Ameren Illinois is giving away free Google Smart Thermostats to most customers in Central IL. They are available until December 31, 2022.
All you need to do is Google “Smart Thermostats Ameren IL giveaway 2022”. Then look for “Smart Thermostats Ameren IL”. That should take you to an Ameren website that will explain how to see if you qualify and fill out an application. You might also want to read the section called ‘People also ask:’ which will point out some pros and cons.
Of course you can look at Youtube to find a video on how to install it. I’ve watched the video and I think even I can do it. My NEST should arrive in a few more business days.
Sheldon Schafer will talk about the unexpected travels of him and his wife over the last year, after their pre-COVID travel plans had to be cancelled. His presentation will spend most of the time on the Galapagos Islands and Costa Rica, where their experiences focused on nature and wildlife, and similar experiences in the other countries. In the Galapagos, he will also talk about the economy and advantages of an independent, land-based trip (i.e. staying in B & Bs, not on a small cruise ship).
Sheldon Schafer was the Planetarium Director & VP of Education for the Peoria Riverfront Museum (formerly Lakeview Museum) for 38 years, and Adjunct Faculty at Bradley for 40 years teaching introductory astronomy. In retirement, he volunteers for the Peoria Astronomical Society as Program Chair and Northmoor Observatory Host, and in the summer, for the 24th year, has organized and led the Pedal Peoria series of bicycle tours. He got the travel bug while serving in the US Peace Corps from 1970-72, and his retirement hobby has been adding to his collection of “countries visited”.
First you need to know that live trees use the process of photosynthesis and absorb Carbon Dioxide from the air. They then release oxygen that we breathe and retain the carbon to store in the wood of the tree. So we need more trees to take CO2 out of the air and retain it.
Carbon Dioxide (CO2) is released when materials that have stored CO2, in a solid form like wood, coal, and oil are burned. The more CO2 that is in the air the more heat is held in the Earth’s atmosphere. The CO2 acts like a blanket.
A term we need to start hearing more is ‘proforestation.’ This means protecting and preserving the old growth forests, which are holding CO2. Old growth forests sequester more CO2 in the last 50 years of their lives than they do in their first 50 years. So it is not an even match to cut an old tree and to plant a new tree.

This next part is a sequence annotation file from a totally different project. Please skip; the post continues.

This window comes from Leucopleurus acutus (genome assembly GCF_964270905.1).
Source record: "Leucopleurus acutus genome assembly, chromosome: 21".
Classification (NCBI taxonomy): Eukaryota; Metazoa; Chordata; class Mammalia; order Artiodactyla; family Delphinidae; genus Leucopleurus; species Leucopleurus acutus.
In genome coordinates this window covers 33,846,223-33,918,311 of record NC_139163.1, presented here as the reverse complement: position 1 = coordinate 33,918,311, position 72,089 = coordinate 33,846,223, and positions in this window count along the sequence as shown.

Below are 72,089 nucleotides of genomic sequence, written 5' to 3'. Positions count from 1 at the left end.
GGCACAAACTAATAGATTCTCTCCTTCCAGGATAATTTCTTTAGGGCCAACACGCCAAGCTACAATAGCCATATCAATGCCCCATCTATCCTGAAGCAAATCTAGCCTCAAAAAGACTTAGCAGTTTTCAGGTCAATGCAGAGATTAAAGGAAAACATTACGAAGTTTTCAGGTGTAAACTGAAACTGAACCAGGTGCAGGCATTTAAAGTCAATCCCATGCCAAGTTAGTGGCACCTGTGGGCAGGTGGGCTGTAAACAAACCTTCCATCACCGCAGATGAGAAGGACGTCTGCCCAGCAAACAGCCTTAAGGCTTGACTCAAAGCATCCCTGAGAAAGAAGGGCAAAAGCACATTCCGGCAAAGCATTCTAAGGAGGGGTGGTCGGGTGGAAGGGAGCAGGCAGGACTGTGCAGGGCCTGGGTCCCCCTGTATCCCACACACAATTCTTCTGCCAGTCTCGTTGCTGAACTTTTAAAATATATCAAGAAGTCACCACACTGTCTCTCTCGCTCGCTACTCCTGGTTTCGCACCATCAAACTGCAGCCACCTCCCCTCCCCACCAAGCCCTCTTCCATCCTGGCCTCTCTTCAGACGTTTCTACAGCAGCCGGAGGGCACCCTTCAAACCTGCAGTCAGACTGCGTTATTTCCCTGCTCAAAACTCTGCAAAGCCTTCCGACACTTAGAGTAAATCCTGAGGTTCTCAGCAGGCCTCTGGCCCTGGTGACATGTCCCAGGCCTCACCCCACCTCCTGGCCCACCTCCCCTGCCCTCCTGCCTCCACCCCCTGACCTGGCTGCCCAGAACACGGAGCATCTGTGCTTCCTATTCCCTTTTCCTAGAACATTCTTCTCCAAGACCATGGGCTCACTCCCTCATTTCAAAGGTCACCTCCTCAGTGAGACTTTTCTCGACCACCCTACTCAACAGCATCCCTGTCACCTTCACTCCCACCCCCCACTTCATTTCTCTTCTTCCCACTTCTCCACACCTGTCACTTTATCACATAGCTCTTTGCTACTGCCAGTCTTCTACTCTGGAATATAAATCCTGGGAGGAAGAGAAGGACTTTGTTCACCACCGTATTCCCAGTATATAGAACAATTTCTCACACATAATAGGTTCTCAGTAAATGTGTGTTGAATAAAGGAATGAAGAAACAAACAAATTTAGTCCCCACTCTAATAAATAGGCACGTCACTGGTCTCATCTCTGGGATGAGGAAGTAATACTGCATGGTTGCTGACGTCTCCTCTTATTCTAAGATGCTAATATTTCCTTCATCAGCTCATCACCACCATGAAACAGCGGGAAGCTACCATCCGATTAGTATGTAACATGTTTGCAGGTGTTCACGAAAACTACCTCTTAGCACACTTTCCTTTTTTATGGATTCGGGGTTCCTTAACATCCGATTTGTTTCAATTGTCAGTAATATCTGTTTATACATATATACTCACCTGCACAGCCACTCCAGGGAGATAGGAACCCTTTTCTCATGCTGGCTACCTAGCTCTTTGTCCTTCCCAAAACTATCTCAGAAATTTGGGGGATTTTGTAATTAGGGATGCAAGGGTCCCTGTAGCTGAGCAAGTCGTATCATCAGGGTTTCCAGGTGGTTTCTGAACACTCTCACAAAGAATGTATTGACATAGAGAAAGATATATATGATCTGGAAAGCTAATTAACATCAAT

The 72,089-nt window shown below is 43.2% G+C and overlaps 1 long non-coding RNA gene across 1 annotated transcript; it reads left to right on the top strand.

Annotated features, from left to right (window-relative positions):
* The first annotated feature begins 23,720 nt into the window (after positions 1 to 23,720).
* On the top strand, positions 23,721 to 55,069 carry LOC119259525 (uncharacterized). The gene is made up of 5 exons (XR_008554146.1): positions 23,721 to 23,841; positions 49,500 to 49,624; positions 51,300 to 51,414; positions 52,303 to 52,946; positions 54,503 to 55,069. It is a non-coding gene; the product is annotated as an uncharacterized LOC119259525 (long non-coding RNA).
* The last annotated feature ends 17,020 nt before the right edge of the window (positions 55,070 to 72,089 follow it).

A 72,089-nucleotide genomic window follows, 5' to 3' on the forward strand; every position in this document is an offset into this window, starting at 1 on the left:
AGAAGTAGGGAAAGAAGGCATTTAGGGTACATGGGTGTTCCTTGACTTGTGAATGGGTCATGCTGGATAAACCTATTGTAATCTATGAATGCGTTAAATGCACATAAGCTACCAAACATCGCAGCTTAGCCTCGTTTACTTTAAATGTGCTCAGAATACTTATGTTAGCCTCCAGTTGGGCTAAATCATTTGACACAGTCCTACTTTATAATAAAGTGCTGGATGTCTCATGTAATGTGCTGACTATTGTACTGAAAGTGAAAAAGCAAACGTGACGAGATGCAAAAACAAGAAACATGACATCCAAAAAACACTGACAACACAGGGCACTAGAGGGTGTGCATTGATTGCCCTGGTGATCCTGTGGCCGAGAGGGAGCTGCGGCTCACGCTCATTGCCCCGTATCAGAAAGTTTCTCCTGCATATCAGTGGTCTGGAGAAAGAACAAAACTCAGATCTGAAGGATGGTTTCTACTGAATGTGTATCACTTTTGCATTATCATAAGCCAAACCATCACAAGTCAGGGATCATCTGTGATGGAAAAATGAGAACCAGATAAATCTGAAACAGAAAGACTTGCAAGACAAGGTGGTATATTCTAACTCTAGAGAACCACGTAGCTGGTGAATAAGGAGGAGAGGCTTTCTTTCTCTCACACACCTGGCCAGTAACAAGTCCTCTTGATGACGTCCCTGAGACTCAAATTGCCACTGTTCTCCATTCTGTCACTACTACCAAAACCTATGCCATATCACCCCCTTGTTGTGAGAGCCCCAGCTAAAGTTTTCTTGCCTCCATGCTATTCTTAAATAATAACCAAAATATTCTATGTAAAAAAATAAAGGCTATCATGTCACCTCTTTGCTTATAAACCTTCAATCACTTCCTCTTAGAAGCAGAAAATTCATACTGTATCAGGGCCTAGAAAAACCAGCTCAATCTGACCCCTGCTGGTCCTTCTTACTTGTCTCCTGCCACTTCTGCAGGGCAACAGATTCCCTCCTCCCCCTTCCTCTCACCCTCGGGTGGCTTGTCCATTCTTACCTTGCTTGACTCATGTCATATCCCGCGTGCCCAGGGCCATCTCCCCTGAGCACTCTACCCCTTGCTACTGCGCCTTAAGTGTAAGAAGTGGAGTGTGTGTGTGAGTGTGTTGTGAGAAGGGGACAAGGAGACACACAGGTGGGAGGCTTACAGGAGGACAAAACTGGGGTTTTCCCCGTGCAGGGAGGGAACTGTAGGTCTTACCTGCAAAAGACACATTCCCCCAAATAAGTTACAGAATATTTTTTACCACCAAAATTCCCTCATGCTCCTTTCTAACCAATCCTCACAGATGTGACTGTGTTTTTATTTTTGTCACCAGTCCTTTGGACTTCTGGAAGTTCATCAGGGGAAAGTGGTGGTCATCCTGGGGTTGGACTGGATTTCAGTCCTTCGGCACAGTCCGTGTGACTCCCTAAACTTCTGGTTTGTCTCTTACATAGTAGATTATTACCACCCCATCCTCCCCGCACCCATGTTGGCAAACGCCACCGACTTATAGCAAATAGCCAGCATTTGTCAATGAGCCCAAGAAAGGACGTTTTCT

The Tongass National Forest in Alaska has 16 million acres of mature trees and stores about 2 ¾ billion tons of Carbon. Terrible to say some climate denying legislators have tried for years to increase the logging of the Tongass’ old growth forest, in part to make ‘soft’ toilet paper. Some of these hemlock and cedar trees in the Tongass are 1000 years old and 200 ft tall. Think of all the carbon they are all keeping out of the atmosphere to slow Global Warming. Just recently President Biden has said, “No more industrial logging of the Tongass will be allowed.”
Some trees are better at sequestering CO2 than others. The characteristics that make trees good carbon sinks are: live a long time, grow very large, have a large canopy to aid in photosynthesis, grow quickly, are native trees, are resistant to diseases and insects, and have a hard dense wood. Deciduous trees meet some of these criteria but need to grow faster. Conifers are usually fast growers but tend to capture much less CO2 than hardwoods. Some of the top trees in our climate region are: Scarlet Oaks, Horse Chestnuts, and Silver Maples.
In summary old growth forests like Tongass and the Amazon Rain Forest must be immediately protected. Many new high quality carbon storing trees must be planted, and people need to find alternatives to wood and fossil fuels to use in their daily lives.